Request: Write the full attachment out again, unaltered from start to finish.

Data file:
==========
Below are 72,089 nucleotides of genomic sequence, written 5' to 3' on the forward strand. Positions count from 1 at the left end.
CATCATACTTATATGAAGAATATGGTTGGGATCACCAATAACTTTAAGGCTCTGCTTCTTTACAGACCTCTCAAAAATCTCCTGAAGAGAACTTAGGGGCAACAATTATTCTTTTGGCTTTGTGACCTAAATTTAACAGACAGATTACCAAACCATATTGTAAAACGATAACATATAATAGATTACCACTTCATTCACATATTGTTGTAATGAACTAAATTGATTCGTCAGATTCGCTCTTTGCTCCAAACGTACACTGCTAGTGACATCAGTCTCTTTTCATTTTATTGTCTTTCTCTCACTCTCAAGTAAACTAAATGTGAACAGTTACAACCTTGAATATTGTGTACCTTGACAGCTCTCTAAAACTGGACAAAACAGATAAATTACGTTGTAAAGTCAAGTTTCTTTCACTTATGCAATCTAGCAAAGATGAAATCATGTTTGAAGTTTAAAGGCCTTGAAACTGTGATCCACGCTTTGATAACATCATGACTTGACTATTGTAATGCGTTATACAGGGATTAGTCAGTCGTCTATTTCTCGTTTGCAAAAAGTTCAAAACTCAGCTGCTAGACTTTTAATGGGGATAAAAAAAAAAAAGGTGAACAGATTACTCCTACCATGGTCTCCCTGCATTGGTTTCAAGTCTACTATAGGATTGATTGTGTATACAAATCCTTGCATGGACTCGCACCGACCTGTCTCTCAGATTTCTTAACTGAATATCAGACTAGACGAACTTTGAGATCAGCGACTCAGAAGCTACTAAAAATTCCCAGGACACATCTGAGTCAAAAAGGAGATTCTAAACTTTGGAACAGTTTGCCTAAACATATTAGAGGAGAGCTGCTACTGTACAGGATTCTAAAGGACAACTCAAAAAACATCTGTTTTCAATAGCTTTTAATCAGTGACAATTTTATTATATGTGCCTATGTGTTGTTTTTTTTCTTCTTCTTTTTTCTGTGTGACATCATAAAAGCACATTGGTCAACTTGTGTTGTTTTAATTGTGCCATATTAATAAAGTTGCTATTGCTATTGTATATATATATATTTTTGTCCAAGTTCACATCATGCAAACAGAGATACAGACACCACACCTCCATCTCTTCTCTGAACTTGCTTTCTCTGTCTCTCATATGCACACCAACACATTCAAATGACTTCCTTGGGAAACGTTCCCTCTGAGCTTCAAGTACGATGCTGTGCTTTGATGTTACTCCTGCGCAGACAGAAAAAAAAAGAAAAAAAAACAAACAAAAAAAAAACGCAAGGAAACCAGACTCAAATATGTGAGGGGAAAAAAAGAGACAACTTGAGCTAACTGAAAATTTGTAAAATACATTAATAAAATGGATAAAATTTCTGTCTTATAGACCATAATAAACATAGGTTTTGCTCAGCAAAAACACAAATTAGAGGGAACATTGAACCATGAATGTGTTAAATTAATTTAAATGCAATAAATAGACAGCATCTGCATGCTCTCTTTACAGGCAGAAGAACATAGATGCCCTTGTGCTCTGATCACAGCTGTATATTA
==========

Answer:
Below are 72,089 nucleotides of genomic sequence, written 5' to 3' on the forward strand. Positions count from 1 at the left end.
CATCATACTTATATGAAGAATATGGTTGGGATCACCAATAACTTTAAGGCTCTGCTTCTTTACAGACCTCTCAAAAATCTCCTGAAGAGAACTTAGGGGCAACAATTATTCTTTTGGCTTTGTGACCTAAATTTAACAGACAGATTACCAAACCATATTGTAAAACGATAACATATAATAGATTACCACTTCATTCACATATTGTTGTAATGAACTAAATTGATTCGTCAGATTCGCTCTTTGCTCCAAACGTACACTGCTAGTGACATCAGTCTCTTTTCATTTTATTGTCTTTCTCTCACTCTCAAGTAAACTAAATGTGAACAGTTACAACCTTGAATATTGTGTACCTTGACAGCTCTCTAAAACTGGACAAAACAGATAAATTACGTTGTAAAGTCAAGTTTCTTTCACTTATGCAATCTAGCAAAGATGAAATCATGTTTGAAGTTTAAAGGCCTTGAAACTGTGATCCACGCTTTGATAACATCATGACTTGACTATTGTAATGCGTTATACAGGGATTAGTCAGTCGTCTATTTCTCGTTTGCAAAAAGTTCAAAACTCAGCTGCTAGACTTTTAATGGGGATAAAAAAAAAAAAGGTGAACAGATTACTCCTACCATGGTCTCCCTGCATTGGTTTCAAGTCTACTATAGGATTGATTGTGTATACAAATCCTTGCATGGACTCGCACCGACCTGTCTCTCAGATTTCTTAACTGAATATCAGACTAGACGAACTTTGAGATCAGCGACTCAGAAGCTACTAAAAATTCCCAGGACACATCTGAGTCAAAAAGGAGATTCTAAACTTTGGAACAGTTTGCCTAAACATATTAGAGGAGAGCTGCTACTGTACAGGATTCTAAAGGACAACTCAAAAAACATCTGTTTTCAATAGCTTTTAATCAGTGACAATTTTATTATATGTGCCTATGTGTTGTTTTTTTTCTTCTTCTTTTTTCTGTGTGACATCATAAAAGCACATTGGTCAACTTGTGTTGTTTTAATTGTGCCATATTAATAAAGTTGCTATTGCTATTGTATATATATATATTTTTGTCCAAGTTCACATCATGCAAACAGAGATACAGACACCACACCTCCATCTCTTCTCTGAACTTGCTTTCTCTGTCTCTCATATGCACACCAACACATTCAAATGACTTCCTTGGGAAACGTTCCCTCTGAGCTTCAAGTACGATGCTGTGCTTTGATGTTACTCCTGCGCAGACAGAAAAAAAAAGAAAAAAAAACAAACAAAAAAAAAACGCAAGGAAACCAGACTCAAATATGTGAGGGGAAAAAAAGAGACAACTTGAGCTAACTGAAAATTTGTAAAATACATTAATAAAATGGATAAAATTTCTGTCTTATAGACCATAATAAACATAGGTTTTGCTCAGCAAAAACACAAATTAGAGGGAACATTGAACCATGAATGTGTTAAATTAATTTAAATGCAATAAATAGACAGCATCTGCATGCTCTCTTTACAGGCAGAAGAACATAGATGCCCTTGTGCTCTGATCACAGCTGTATATTA